macOS’s experiment in rounded-square icons


I can’t remember when Apple began encouraging rounded squares for application icons in Mac OS X, OS X, macOS, or whatever they’re calling it now. Not-iOS OS? But it’s safe to say this experiment in reduced visual accessibility has been a failure in all but the strictest of senses.

I present this screenshot of my Dock as evidence:

Screenshot of a row of icons, almost all of which consist of a white rectangle with an icon in the centre.

Now granted, my preference is generally for open-source software, most of which tend not to have macOS-specific design affordances. But even among the commercial tools I have to run, and even Apple’s own software, the trend is clear. Of those who changed their icons to conform, their designers set their icons on a white background and called it a day. Or a night, or whatever time of day they work.

These icons are the graphical design equivalent of conforming to the letter of the law, but not the spirit. Is the icon a rounded square, your honour? Absolutely! But, I mean, is it really…? Not so much.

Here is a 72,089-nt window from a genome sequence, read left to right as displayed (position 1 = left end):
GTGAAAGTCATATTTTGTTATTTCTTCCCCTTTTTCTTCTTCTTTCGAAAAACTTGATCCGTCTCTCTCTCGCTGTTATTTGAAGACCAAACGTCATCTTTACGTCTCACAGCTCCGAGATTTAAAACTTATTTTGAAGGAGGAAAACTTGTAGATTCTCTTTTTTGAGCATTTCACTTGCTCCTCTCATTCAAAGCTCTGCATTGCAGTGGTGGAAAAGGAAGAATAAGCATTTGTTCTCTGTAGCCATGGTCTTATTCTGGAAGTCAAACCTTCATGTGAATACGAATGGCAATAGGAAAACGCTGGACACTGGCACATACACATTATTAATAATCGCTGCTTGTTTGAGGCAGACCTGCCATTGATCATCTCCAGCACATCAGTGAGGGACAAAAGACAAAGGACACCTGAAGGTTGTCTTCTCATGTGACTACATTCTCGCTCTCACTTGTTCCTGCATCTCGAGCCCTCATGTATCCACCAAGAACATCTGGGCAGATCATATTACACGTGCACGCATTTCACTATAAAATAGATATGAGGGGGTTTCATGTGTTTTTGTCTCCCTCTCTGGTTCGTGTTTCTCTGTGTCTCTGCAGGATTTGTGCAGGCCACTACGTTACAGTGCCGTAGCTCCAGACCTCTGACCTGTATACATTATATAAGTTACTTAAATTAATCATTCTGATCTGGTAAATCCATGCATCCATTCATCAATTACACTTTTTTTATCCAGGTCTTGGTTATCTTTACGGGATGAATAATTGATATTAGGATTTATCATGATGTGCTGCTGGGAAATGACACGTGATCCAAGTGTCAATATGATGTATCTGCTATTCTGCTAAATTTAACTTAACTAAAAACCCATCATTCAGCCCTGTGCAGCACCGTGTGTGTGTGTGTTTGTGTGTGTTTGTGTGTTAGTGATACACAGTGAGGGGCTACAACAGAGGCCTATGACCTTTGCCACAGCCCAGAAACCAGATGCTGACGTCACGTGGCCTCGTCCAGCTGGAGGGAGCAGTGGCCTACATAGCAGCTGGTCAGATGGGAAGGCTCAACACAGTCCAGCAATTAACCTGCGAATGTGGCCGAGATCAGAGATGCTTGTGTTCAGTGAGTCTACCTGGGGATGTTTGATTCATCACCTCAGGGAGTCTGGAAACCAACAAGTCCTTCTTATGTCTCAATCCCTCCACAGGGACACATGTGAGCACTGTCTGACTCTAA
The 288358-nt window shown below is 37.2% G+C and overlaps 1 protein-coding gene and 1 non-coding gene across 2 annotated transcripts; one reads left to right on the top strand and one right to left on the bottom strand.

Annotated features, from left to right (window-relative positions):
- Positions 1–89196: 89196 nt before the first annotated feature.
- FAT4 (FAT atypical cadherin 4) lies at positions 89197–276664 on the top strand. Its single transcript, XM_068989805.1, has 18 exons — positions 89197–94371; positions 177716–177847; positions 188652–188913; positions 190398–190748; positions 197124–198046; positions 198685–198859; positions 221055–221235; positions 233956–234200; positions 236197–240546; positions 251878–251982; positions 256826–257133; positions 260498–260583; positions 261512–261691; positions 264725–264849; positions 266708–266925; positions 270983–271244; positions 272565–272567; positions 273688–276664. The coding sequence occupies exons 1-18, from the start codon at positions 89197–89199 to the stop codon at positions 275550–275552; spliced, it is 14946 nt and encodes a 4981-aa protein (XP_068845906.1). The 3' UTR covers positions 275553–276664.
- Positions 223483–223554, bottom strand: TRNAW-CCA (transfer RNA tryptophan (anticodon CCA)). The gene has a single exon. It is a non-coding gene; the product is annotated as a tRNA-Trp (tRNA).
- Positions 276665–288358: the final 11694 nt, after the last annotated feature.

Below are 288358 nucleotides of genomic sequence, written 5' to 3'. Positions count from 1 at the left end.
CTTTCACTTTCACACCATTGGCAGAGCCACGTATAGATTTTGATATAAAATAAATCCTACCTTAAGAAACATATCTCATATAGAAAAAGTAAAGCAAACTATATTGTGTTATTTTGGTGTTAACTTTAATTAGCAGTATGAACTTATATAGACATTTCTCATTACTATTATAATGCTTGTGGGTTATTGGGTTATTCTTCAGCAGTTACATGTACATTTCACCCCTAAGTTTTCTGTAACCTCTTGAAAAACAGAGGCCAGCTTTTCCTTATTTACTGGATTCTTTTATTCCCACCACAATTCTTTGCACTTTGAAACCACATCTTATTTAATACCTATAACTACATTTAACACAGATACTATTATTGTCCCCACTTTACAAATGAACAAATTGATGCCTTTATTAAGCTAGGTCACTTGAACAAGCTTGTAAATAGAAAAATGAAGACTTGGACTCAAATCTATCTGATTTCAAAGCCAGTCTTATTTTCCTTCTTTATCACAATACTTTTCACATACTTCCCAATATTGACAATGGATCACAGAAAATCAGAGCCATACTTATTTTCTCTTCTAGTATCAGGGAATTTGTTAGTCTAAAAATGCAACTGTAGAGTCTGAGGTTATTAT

And can you blame them? Of course you can, you can blame anyone for anything, regardless of merit. Last week a motorist blamed me (with a horn) for inconveniencing them, given I was crossing the street on a green pedestrian light. The hide of some people!

But a reasonable person probably couldn’t blame them. Some icons are liquid enough to conform to a rectangular container, like MacVim or Zoom’s uninspired word mark. Others required minimal modification, like the Adobe suite which became square years ago during their “elements” rebranding. But it’s clear from viewing any current Applications folder that most aren’t.

There’s likely a simple reason. macOS isn’t sufficiently large or important a platform for most companies, developers, or projects to change their visual identity to conform to Apple’s whims, or to maintain separate icon styles across platforms. Software like the Lagrange Gemini browser have gorgeous icons that use the shape as a picture frame, but they’re the exception. Apple doesn’t even do it consistently, so where’s the motivation for others to?

There’s no shame in admitting mistakes: I’d be in big trouble otherwise. Bring back shapes Apple, you know you want to.

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Ruben Schade is a technical writer and infrastructure architect in Sydney, Australia who refers to himself in the third person. Hi!

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